Tidy the internal components of your case. This means all ribbon cables, power cables, etc. should be clipped or twisty-tied to be as neatly arranged as possible, primarily to avoid blocking the flow of free air around components, especially the CPU and graphics card which are the two hottest components in most cases. Secured cabling and snug plug connections also means you can be sure nothing becomes accidentally unplugged or short-circuited over time and hence causes hardware-based errors that will confuse you in the future.
If using additional internal cooling like larger heatsinks or fans, make sure they are not too heavy for the surface they are mounted on. For example, using extremely large heatsinks on a graphics card can result in the ca rd actually bending under the weight and hence becoming permanently damaged. Even a large heatsink mounted on a motherboard can cause it to warp or crack, once again damaging the motherboard PCB beyond repair. If you feel you require such hefty cooling you should consider instead buying a larger case that has better airflow properties.
Make sure your hard drive(s) are not smothered by cabling or crammed into a stuffy area of the case with no nearby cooling or fresh air. Higher speed hard drives in particular (i.e. 7,200RPM or 10,000 RPM drives) can heat up quite a bit - one touch of their metal casing will tell you just how hot. Hard drives are often overlooked in cooling, and yet they are a vital system component, and as such you should make sure they receive plenty of fresh cool air.
Make sure that any heatsinks on the motherboard itself are not covered or blocked by other components or cables, or covered in dust. There is a reason why these heatsinks are there: because motherboard memory controller chips for example require cooling otherwise they can malfunction due to excessive heat just like any other major component. Don't assume a heatsink without a fan implies the component requires minimal cooling, as sometimes manufacturers skimp on putting a fan on these heatsinks, which simply means the heatsinks have to do more work, so keep them well exposed to cool air. You may even consider installing a small fan on them if you wish, and this ca n aid in system stability.
The most simple of all of these tips which anyone can undertake is to provide greater access to fresh cool air for the case's contents and regularly clean the case to remove dust buildup. Dust in particular can reduce airflow significantly, so keep your case dust-free by using a damp cloth or compressed air. The next time you go to upgrade your PC, consider buying a larger case with greater ventilation as the single best investment in general cooling.
Once you have set up your hardware and BIOS correctly, the Device Manager in Windows is the central location for viewing and configuring connected hardware on your system. To access Device Manager, you can find it under the Control Panel, or go to Start>Search Box and type "device manager" (without quotes) and press Enter. The main Device Manager window lists all your detected hardware grouped by category, and you can expand particular categories to see individual devices. Double-click on any particular device to see more details of it.
Devices with a question ma rk or exclamation mark next to them will need further troubleshooting to correctly identify and install, as by default Windows is unable to use the Plug and Play system to identify what they are. Until Windows can identify a device properly, it cannot be used even if it is correctly connected to your system and identified by your BIOS for example. You can use the Add Hardware component of the Control Panel to add older devices which don't support Plug and Play (See the Add Hardware section of the Control Panel chapter) and/or you may have to install the appropriate device drivers for Windows to use the device properly - see the Windows Drivers chapter.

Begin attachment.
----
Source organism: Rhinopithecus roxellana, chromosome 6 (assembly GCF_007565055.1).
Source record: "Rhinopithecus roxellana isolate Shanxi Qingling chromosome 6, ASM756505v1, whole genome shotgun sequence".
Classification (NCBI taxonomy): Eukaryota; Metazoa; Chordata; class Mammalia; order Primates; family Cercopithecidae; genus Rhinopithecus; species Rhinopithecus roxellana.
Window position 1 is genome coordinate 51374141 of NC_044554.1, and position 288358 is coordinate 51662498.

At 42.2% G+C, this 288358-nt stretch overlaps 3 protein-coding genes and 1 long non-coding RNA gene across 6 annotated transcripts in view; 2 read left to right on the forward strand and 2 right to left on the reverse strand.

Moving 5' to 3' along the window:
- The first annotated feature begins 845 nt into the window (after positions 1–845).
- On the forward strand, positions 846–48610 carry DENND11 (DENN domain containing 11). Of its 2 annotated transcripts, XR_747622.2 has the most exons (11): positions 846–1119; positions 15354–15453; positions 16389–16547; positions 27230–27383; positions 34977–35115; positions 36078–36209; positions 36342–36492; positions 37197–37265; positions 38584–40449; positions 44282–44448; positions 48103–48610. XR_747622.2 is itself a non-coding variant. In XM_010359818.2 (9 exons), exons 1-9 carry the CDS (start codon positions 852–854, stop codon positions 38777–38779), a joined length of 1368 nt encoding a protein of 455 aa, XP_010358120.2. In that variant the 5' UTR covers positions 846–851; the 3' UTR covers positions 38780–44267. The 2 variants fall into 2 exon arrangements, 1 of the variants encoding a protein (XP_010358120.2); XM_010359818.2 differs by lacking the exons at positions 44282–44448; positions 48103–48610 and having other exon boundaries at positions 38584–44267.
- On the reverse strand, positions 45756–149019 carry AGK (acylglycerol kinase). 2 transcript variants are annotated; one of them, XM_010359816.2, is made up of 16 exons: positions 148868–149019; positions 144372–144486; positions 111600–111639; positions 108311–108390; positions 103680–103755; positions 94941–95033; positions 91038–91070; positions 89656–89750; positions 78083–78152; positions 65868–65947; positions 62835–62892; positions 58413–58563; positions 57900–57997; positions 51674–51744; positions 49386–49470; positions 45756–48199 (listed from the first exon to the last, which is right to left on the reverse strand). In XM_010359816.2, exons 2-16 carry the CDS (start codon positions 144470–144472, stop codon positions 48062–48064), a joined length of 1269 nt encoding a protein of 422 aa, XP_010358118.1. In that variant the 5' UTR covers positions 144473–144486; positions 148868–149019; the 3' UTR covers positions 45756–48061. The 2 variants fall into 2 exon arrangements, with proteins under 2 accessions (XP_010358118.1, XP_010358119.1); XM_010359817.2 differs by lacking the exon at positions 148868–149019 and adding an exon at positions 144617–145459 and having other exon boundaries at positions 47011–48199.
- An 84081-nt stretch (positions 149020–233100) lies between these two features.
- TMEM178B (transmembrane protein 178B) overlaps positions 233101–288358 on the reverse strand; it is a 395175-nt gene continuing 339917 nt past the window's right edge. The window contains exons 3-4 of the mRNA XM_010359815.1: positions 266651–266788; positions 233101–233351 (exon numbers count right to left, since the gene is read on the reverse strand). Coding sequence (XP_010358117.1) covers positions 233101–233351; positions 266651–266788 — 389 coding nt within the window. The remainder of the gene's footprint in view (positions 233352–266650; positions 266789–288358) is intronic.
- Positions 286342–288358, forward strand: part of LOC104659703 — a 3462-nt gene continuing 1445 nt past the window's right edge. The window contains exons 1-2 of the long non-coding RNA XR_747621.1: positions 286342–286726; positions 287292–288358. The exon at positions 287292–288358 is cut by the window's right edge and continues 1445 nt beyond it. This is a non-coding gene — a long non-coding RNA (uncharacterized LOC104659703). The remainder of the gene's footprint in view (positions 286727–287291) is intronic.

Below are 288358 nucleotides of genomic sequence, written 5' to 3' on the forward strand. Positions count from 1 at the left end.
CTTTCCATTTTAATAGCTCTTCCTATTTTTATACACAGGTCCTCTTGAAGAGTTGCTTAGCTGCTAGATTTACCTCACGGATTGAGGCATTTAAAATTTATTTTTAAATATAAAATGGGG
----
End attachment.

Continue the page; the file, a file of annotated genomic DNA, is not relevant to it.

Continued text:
ACPI RESOURCE ALLOCATION.
ACPI is the Advanced Configuration and Power Interface standard, and is an important part of the way Windows Vista and drivers communicate with your hardware. In previous versions of Windows you could run ha rdware which didn't support ACPI, or even disable ACPI if you wanted to attempt manual resource allocation. However this is no longer possible in Windows Vista - Vista requires ACPI for it to function. That means that you cannot disable ACPI, and older hardware which is not properly ACPI-Compliant will not run Vista. In fact Vista only supports systems ba sed on motherboards whose BIOS is ACPI Compliant and dated 1 January 1999 or newer. If you're running older hardware that means you should update to the latest available BIOS for your motherboard and also ensure that any ACPI options are enabled for Vista to install and run without problems.
Windows Vista does not fundamentally change the way resources are handled compared to Windows XP.
Since Vista only accepts ACPI-compliant systems, and because most recent hardware supports Plug and Play functionality, resource allocation is handled quite efficiently and should not be a major issue. While ACPI is automated and does not require any intervention or alteration, one practical aspects of ACPI is covered below.
INTERRUPT REQUESTS (IRQS).
Interrupt Requests (IRQs) are the way in which all of your major system devices get the CPU's attention for instructions/interaction as often as necessary. There are usually 16 - 24 main hardware IRQs in a modern PC.
To view your current IRQ allocation go to Control Panel>Device Manager and under the View menu select 'View Resources by Type', then expand the 'Interrupt Request (IRQ)' item. You will see all the devices currently active on your PC arranged by IRQ number, starting at 0 [System Timer]. Under Vista you may see IRQs numbered up to 190 or more, but all of the IRQ numbers above 24 appear to be for legacy Industry Standard Architecture (ISA) or non-Plug and Play devices, not for your main system hardware.